In the afternoon I toured Magdalene College, where C. S. Lewis taught. Behind the campus, there is a beautiful path called Addison’s walk, which Lewis frequented. (Anyone who has read Lewis understands the important role of nature walks in his thinking.) There is a plaque in memory of Lewis along the way. It is hard to see the writing from more than a few feet away so I actually had quite a difficult time finding it.
What the Bird Said Early in the Year
I heard in Addison’s Walk a bird sing clear:
Winds will not strip the blossom from the apple trees
This year time’s nature will no more defeat you.
This time they will not lead you round and back
This year, this year, as all these flowers foretell
Often deceived, yet open once again your heart
After spending some time with Lewis, I went over to the Church of St. Mary the Virgin, a magnificent Cathedral right next door to the Bodleian library. Seeing that a service was in progress in one of the side chapels, I went in and sat down, hoping to experience a traditional English church service. There was an old lady sitting next to me and she kindly showed me where they were up to in her hymnal. I looked down at the page and then perked my ears to the singing; they were singing a German hymn. As it turns out this was not an exercise in multiculturalism. This was a German Lutheran congregation and the entire service, with the exception of a few points where they stopped to translate, was in German. At Magdalene, I had just walked past the commemoration wall where they had the names of students who died during World War I and World War II. Lewis himself fought in France during World War I and did a famous series of broadcasts, which became the basis for his Mere Christianity, during World War II. I am sure some of my Haredi relatives are reading this and are hoping that I pick up on a Nazi connection here take this as a message from above that I should not be in a church anymore than I should be at a Nazi rally. I was strongly reminded of the book Aryan Jesus, which dealt with Christianity in Germany under the Nazis. There is a part of the book that deals with efforts to change church hymns to better fit Nazi ideology.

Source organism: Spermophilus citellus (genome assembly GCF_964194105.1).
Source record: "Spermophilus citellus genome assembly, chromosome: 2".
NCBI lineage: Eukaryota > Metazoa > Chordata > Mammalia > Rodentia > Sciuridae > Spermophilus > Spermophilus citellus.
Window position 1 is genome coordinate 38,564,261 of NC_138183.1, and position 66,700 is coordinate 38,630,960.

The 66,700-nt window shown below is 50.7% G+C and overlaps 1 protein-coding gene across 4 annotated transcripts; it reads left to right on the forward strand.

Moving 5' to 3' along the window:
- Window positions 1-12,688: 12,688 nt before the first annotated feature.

I went over to the pastor, a blonde haired woman in formal clerical garb, afterwards and asked her about this congregation; I figured there had to be a good story behind this. It turns out that this congregation was founded right before the start of World War II by German refugees. So I guess this German church service in middle of England does work well with World War II. The congregation today is mostly made up of Germans, living in Oxford. I pointed out to her that if we go even further back we see Martin Bucer, a member of Martin Luther’s circle, coming over to England to help with the English Reformation.
Despite the fact that this is a German congregation, they gathered afterwards for tea. I guess certain aspects of English culture are inescapable. Interestingly enough, when I told this whole story over to one of the people staying along with me at Yarnton, who is German, he told me that in Berlin there is an Anglican congregation that holds services in English. I wonder about these Anglicans. After services, do they gather around for beer and knockwurst?
The view on top of St. Mary’s is just breathtaking.
To reach the top one has to go up this really narrow winding staircase. Climbing up took enough effort to have me contemplating what a useful answer this tower would serve for that most foundational question in democracy: "where would you place a machine gun?" As an American, the version I traditionally use ends with "in case King George III comes marching down the street." I guess that would not work in England. Since this is an Anglican church, maybe it can be "in case the Pope comes down the street."
On the way down I noticed that they had a sign up for John Henry Newman’s office. (At this point I should point out how grateful I am to Rabbi Shalom Carmy for introducing me to the writings of this nineteenth century Christian thinker.) I wonder whether the sign is for the pre-Catholic Anglican Newman or for after he converted to Catholicism and became Cardinal John Henry Newman. I find his reasoning for converting quite relevant to contemporary religious thought. He argued that in a growingly secular environment the Church would increasingly find itself under pressure to make compromises to make itself presentable to modern society. The only thing that could stand in the way of this was a strong church structure and hierarchy. As Newman saw it, the Catholic Church was the only Church that could do that. I assume the sign is for the Anglican Newman, who used to preach here. I greatly admire those who kept the sign. If these were Haredim there would be a full denial that someone like Newman, who converted out of the faith, ever was associated with this place.
If a movie is ever made of Asael, this church would be great for staging a fight scene. I am thinking something for the later books, once you get characters that are immune to standard weapons running at each other with sharp pointed objects that are not of this world. (Paleface, from the prologue, being one of these people) They can go up the stairway, to the ledge and crash over the ledge to rooftops of the lower buildings.